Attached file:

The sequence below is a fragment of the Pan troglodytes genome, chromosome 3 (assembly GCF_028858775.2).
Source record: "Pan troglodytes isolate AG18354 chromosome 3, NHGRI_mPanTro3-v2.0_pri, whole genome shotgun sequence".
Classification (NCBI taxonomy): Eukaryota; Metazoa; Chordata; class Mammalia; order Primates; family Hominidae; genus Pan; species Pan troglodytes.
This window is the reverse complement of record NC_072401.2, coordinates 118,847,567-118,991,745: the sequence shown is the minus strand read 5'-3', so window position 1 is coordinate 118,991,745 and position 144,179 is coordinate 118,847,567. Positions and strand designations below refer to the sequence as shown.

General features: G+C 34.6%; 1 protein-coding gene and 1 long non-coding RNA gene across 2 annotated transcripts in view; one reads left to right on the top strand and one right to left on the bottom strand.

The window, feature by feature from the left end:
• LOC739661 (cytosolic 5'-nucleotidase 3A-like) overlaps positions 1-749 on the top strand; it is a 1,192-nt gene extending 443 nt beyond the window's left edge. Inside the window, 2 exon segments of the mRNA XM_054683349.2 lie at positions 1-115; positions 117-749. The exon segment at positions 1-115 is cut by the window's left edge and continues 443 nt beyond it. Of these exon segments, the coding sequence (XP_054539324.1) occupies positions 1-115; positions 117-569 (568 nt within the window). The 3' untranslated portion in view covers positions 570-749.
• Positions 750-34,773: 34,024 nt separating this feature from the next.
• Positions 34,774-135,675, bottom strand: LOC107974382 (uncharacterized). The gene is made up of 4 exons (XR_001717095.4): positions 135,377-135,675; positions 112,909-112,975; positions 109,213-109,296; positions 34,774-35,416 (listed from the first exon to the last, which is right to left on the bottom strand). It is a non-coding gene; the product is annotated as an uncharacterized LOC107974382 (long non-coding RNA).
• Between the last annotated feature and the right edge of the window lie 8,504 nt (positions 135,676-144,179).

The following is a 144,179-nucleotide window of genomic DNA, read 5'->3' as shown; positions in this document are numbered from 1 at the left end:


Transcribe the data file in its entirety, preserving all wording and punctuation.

The sequence below is a fragment of the Pan troglodytes genome, chromosome 3 (assembly GCF_028858775.2).
Source record: "Pan troglodytes isolate AG18354 chromosome 3, NHGRI_mPanTro3-v2.0_pri, whole genome shotgun sequence".
Classification (NCBI taxonomy): Eukaryota; Metazoa; Chordata; class Mammalia; order Primates; family Hominidae; genus Pan; species Pan troglodytes.
This window is the reverse complement of record NC_072401.2, coordinates 118,847,567-118,991,745: the sequence shown is the minus strand read 5'-3', so window position 1 is coordinate 118,991,745 and position 144,179 is coordinate 118,847,567. Positions and strand designations below refer to the sequence as shown.

General features: G+C 34.6%; 1 protein-coding gene and 1 long non-coding RNA gene across 2 annotated transcripts in view; one reads left to right on the top strand and one right to left on the bottom strand.

The window, feature by feature from the left end:
• LOC739661 (cytosolic 5'-nucleotidase 3A-like) overlaps positions 1-749 on the top strand; it is a 1,192-nt gene extending 443 nt beyond the window's left edge. Inside the window, 2 exon segments of the mRNA XM_054683349.2 lie at positions 1-115; positions 117-749. The exon segment at positions 1-115 is cut by the window's left edge and continues 443 nt beyond it. Of these exon segments, the coding sequence (XP_054539324.1) occupies positions 1-115; positions 117-569 (568 nt within the window). The 3' untranslated portion in view covers positions 570-749.
• Positions 750-34,773: 34,024 nt separating this feature from the next.
• Positions 34,774-135,675, bottom strand: LOC107974382 (uncharacterized). The gene is made up of 4 exons (XR_001717095.4): positions 135,377-135,675; positions 112,909-112,975; positions 109,213-109,296; positions 34,774-35,416 (listed from the first exon to the last, which is right to left on the bottom strand). It is a non-coding gene; the product is annotated as an uncharacterized LOC107974382 (long non-coding RNA).
• Between the last annotated feature and the right edge of the window lie 8,504 nt (positions 135,676-144,179).

The following is a 144,179-nucleotide window of genomic DNA, read 5'->3' as shown; positions in this document are numbered from 1 at the left end: